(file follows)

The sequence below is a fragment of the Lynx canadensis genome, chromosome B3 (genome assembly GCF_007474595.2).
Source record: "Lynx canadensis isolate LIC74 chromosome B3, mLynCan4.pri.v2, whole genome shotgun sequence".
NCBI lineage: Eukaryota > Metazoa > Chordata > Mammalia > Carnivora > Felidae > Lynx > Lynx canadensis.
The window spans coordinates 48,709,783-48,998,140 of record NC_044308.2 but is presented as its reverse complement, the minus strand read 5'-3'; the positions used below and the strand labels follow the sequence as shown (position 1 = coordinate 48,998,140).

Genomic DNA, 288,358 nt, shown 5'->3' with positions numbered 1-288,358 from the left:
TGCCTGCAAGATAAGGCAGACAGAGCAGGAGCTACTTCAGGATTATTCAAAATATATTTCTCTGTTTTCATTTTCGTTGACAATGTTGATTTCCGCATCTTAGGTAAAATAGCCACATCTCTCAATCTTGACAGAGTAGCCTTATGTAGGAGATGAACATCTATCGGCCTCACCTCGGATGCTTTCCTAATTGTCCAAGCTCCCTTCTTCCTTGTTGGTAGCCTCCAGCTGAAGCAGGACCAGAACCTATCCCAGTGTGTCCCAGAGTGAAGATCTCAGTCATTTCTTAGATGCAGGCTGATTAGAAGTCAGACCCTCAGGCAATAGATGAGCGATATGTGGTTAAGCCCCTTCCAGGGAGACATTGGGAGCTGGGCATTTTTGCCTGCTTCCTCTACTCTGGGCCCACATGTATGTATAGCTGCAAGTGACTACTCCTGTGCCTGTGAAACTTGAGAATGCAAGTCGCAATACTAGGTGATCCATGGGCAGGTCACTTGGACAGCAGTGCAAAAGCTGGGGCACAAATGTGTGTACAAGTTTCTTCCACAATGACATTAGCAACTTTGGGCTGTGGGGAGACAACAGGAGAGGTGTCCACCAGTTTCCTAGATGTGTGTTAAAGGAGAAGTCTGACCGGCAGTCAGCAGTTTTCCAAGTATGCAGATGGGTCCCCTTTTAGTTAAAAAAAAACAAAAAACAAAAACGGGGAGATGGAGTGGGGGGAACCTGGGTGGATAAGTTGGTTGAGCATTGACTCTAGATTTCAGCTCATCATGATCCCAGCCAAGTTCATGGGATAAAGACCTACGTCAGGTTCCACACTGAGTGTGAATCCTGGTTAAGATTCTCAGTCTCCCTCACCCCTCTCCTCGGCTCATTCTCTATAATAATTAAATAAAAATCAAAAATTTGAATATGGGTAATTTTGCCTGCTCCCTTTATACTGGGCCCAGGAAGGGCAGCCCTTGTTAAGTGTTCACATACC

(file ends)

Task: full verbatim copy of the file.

The sequence below is a fragment of the Lynx canadensis genome, chromosome B3 (genome assembly GCF_007474595.2).
Source record: "Lynx canadensis isolate LIC74 chromosome B3, mLynCan4.pri.v2, whole genome shotgun sequence".
NCBI lineage: Eukaryota > Metazoa > Chordata > Mammalia > Carnivora > Felidae > Lynx > Lynx canadensis.
The window spans coordinates 48,709,783-48,998,140 of record NC_044308.2 but is presented as its reverse complement, the minus strand read 5'-3'; the positions used below and the strand labels follow the sequence as shown (position 1 = coordinate 48,998,140).

Genomic DNA, 288,358 nt, shown 5'->3' with positions numbered 1-288,358 from the left:
TGCCTGCAAGATAAGGCAGACAGAGCAGGAGCTACTTCAGGATTATTCAAAATATATTTCTCTGTTTTCATTTTCGTTGACAATGTTGATTTCCGCATCTTAGGTAAAATAGCCACATCTCTCAATCTTGACAGAGTAGCCTTATGTAGGAGATGAACATCTATCGGCCTCACCTCGGATGCTTTCCTAATTGTCCAAGCTCCCTTCTTCCTTGTTGGTAGCCTCCAGCTGAAGCAGGACCAGAACCTATCCCAGTGTGTCCCAGAGTGAAGATCTCAGTCATTTCTTAGATGCAGGCTGATTAGAAGTCAGACCCTCAGGCAATAGATGAGCGATATGTGGTTAAGCCCCTTCCAGGGAGACATTGGGAGCTGGGCATTTTTGCCTGCTTCCTCTACTCTGGGCCCACATGTATGTATAGCTGCAAGTGACTACTCCTGTGCCTGTGAAACTTGAGAATGCAAGTCGCAATACTAGGTGATCCATGGGCAGGTCACTTGGACAGCAGTGCAAAAGCTGGGGCACAAATGTGTGTACAAGTTTCTTCCACAATGACATTAGCAACTTTGGGCTGTGGGGAGACAACAGGAGAGGTGTCCACCAGTTTCCTAGATGTGTGTTAAAGGAGAAGTCTGACCGGCAGTCAGCAGTTTTCCAAGTATGCAGATGGGTCCCCTTTTAGTTAAAAAAAAACAAAAAACAAAAACGGGGAGATGGAGTGGGGGGAACCTGGGTGGATAAGTTGGTTGAGCATTGACTCTAGATTTCAGCTCATCATGATCCCAGCCAAGTTCATGGGATAAAGACCTACGTCAGGTTCCACACTGAGTGTGAATCCTGGTTAAGATTCTCAGTCTCCCTCACCCCTCTCCTCGGCTCATTCTCTATAATAATTAAATAAAAATCAAAAATTTGAATATGGGTAATTTTGCCTGCTCCCTTTATACTGGGCCCAGGAAGGGCAGCCCTTGTTAAGTGTTCACATACC